Building for the future
NEW schools are starting to take shape in the kingdom as a recent study suggests Bahrain’s private education market will boom in the next five years with further consolidation and competition.
According to a new report by The Boston Consulting Group (BCG), entitled ‘Where to Invest Now in the GCC Private Education’, Bahrain’s private ‘kindergarten to sixth form’ education market valued at $0.4 billion in 2017 is poised to grow to $0.7 billion in the next five years.
The news comes in the wake of developments in the sector with a new school set to open in September, another pushing ahead with plans to open the following year and three well-established operations planning major expansions.
The new BD8m Beacon Private School is being developed and supported by the Dadabhai Group, a leading business group in the kingdom.
Located in Hidd, the school will cover an area of 30,660sqm and be able to accommodate around 1,800 students ranging from nursery through to Grade 12.
However, for the initial year starting in September this year, places will be available at the nursery and kindergarten levels and Grades 1 to 5.
Bahrain-based education management and consultancy organisation Education Development and Innovation Centre managing director Samir Chammaa was appointed to set up the school and told GulfWeekly there have been some ‘important developments’ in recent weeks.’
“All required works are proceeding on time and this assures us that we will be opening the school in September for the 2018-2019 school year!” Samir said.
That includes the pre-school building being completed and furnished. Following visits from representatives of the Municipality, Road Directorate and the Directorate of Civil Defence all recommendations made have been implemented.
The structural works on the elementary school building have also been completed, and the remaining works and furnishing are expected to be completed before the end of June.
As its curricula and instructional resources have all been given the green light, the next move will be to request the authorisation of the Ministry of Education after the completion and approval of the second building.
As reported earlier in GulfWeekly, a new school campus is being built in Bahrain for the arrival of King’s Group, one of the world’s most prestigious international educational institutions.
The school, which will be constructed on land measuring 25,000sqm, is expected to be completed by the second half of 2018 and will cater to 1,700 pupils once at full capacity.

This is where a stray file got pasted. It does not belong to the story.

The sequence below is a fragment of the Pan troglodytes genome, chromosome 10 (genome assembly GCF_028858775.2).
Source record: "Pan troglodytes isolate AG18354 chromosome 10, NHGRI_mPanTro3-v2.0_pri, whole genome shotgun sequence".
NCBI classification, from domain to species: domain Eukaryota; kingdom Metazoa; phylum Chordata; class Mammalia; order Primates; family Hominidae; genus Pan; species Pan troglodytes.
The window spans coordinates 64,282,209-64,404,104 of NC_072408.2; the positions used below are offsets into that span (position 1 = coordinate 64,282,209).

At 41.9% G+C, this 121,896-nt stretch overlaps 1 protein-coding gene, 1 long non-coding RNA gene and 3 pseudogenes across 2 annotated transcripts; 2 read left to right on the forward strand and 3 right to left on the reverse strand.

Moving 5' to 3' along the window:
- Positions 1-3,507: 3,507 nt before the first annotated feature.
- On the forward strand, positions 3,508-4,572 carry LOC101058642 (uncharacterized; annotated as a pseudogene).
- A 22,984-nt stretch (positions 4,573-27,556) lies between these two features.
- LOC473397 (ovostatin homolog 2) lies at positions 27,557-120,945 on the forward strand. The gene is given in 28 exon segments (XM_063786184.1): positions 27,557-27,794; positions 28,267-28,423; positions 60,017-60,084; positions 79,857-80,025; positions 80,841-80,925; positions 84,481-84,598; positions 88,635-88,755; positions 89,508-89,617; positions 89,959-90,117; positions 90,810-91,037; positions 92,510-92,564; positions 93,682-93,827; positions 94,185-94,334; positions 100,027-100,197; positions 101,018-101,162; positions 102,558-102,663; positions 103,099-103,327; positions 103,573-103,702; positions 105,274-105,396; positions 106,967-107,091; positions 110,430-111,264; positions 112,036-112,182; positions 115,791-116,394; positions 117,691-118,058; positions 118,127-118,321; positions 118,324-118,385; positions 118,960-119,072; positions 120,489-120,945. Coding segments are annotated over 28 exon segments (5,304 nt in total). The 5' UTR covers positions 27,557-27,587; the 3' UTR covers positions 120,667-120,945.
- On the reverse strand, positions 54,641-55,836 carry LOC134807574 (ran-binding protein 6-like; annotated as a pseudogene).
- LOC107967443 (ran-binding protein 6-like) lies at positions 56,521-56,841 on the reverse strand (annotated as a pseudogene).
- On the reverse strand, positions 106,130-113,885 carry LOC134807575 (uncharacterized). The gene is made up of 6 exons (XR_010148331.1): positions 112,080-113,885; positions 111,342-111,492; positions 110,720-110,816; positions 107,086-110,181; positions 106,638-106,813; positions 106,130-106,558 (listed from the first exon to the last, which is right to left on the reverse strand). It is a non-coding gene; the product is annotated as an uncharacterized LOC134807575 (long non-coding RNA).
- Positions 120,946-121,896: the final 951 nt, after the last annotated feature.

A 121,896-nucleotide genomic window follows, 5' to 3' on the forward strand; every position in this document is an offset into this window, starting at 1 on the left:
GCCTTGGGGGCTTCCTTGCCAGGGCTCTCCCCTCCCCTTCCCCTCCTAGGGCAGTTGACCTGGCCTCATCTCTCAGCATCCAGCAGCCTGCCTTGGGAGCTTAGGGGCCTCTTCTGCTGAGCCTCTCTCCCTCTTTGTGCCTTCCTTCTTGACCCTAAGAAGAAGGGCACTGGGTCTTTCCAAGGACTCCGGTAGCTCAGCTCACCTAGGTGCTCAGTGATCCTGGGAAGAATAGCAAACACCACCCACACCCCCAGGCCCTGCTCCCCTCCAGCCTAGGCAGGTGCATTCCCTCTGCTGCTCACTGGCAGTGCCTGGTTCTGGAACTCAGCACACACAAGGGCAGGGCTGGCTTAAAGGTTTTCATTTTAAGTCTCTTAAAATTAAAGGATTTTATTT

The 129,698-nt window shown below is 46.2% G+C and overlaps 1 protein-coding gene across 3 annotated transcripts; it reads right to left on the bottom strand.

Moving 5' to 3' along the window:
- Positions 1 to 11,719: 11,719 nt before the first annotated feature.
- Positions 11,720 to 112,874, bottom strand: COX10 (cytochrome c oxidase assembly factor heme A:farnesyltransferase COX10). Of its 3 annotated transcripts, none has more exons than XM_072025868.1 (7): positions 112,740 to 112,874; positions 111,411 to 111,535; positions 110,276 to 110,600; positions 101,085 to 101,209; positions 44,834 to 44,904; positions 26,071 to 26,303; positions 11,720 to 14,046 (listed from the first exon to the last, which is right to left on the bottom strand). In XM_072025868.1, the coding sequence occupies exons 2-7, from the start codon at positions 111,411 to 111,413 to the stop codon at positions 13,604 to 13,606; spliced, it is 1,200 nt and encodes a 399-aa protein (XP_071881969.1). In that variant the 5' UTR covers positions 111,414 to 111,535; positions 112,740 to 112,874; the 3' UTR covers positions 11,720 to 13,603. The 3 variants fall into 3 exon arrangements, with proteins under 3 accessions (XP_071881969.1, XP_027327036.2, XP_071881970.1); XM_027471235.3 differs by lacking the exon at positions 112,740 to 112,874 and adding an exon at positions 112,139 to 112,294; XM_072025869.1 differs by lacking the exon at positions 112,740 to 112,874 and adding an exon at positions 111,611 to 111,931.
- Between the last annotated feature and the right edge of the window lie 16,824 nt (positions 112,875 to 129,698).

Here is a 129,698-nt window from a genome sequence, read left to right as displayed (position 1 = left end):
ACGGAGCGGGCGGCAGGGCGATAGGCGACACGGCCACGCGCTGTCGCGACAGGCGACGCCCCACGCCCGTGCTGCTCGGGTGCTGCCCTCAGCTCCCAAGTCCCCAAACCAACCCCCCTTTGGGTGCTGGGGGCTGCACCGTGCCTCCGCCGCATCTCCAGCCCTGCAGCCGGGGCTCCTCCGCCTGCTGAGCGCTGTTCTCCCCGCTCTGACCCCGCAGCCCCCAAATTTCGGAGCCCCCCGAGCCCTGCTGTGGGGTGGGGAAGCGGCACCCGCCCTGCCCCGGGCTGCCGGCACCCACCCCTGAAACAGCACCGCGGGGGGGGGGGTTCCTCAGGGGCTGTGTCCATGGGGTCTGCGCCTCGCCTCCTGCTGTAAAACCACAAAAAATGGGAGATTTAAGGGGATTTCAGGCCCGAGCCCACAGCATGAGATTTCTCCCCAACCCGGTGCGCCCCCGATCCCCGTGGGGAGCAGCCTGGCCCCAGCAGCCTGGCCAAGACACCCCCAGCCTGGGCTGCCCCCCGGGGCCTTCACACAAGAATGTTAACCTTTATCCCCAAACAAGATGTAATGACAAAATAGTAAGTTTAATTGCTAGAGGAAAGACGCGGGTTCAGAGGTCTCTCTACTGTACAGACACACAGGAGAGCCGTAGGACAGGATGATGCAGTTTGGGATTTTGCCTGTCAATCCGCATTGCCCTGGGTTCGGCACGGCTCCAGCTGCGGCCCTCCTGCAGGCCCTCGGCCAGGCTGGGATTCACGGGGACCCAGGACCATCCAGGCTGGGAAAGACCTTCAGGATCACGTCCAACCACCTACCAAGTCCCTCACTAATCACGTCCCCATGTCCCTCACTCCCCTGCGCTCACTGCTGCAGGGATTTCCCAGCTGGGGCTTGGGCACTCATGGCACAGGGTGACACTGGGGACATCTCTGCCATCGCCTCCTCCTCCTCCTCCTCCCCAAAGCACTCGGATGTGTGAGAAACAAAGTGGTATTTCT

King’s Group currently has nine schools in the UK, Spain, Panama and Latvia, as well as a network of UK academies.
The Bahrain campus is being built in partnership with Bin Faqeeh Education on the outskirts of Manama. Once construction work has been completed an opening school date has been projected for no later than September 2019.
Like its sister schools in the King’s Group, the college in Bahrain will offer the UK national curriculum and the students will learn from native British and British-trained teachers.
There’s been silence since last August about how plans are progressing, Shaní Gerszenzon, PR & Press Officer, King’s Group, last week said: “Yes, we are opening the new school in Bahrain. It will open in September 2019.”
But that’s nothing compared to the long wait faced by parents at St Christopher’s School who were told back in 2011 there were plans to build a new senior school. The ‘iconic campus’ would replace the existing Isa Town facility, initially accommodate 1,250 students and be designed to allow for further expansion to 1,600.
It appears St Christopher’s dream of obtaining a site near its infant and junior premises in Saar is progressing well and senior students recently spotted an assistant head teacher taking photographs of a model of the proposed new building.
From its modest beginnings in a villa in 1961, St Christopher’s has grown to a joint-site operation with 2,000 students, aged from three to 18. A newly-build state-of-the-art facility would make a notable welcoming gift from the school governors to Dr Simon Watson when he arrives from Malaysia in the summer to take over as principal, and the realisation of departing veteran educationist Ed Goodwin’s dream.
Meanwhile, as reported in GulfWeekly this week, both the British School of Bahrain and Nadeen School are hunting for land to expand their facilities.
Whilst St Christopher’s may be unique in its non-profit philosophy, across the GCC the private education market is becoming a magnet for investors and is expected to double over the next five years.
The expatriate population is growing, Bahrainis are increasingly interested in private schools, and the government is offering incentives to attract private and foreign investment, the BCG report says.
Maya El Hachem, BCG principal, said: “Bahrain is a highly fragmented market, with no large-scale operators.
“There is a need for high-quality private international schools with low- to mid-range fees. By encouraging healthy competition, the country can benefit from its investor-friendly environment with fewer barriers to entry than the rest of the GCC region.”
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